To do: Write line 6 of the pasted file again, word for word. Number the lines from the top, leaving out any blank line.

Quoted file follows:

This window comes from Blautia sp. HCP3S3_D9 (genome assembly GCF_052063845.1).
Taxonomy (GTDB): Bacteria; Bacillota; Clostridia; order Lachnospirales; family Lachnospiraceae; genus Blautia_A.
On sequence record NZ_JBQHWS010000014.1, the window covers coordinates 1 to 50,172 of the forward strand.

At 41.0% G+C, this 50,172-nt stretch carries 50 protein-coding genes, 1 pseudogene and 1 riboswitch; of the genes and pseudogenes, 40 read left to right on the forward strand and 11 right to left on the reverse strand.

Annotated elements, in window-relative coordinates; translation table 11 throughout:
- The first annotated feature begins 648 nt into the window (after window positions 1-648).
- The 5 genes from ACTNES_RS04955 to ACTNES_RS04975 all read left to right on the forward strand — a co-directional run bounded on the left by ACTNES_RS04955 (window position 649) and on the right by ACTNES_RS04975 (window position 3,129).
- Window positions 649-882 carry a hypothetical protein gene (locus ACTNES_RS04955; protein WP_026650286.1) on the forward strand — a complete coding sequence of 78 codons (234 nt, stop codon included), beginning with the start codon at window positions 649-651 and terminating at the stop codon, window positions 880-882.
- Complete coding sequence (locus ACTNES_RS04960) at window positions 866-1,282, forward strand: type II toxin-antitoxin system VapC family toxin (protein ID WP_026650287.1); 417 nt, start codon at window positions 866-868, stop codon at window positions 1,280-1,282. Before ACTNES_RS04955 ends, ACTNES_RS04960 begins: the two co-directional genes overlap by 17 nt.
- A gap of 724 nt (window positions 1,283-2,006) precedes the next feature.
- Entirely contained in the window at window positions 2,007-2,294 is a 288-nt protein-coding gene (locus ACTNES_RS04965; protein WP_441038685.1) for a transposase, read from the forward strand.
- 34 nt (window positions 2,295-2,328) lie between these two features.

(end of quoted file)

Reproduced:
- The first annotated feature begins 648 nt into the window (after window positions 1-648).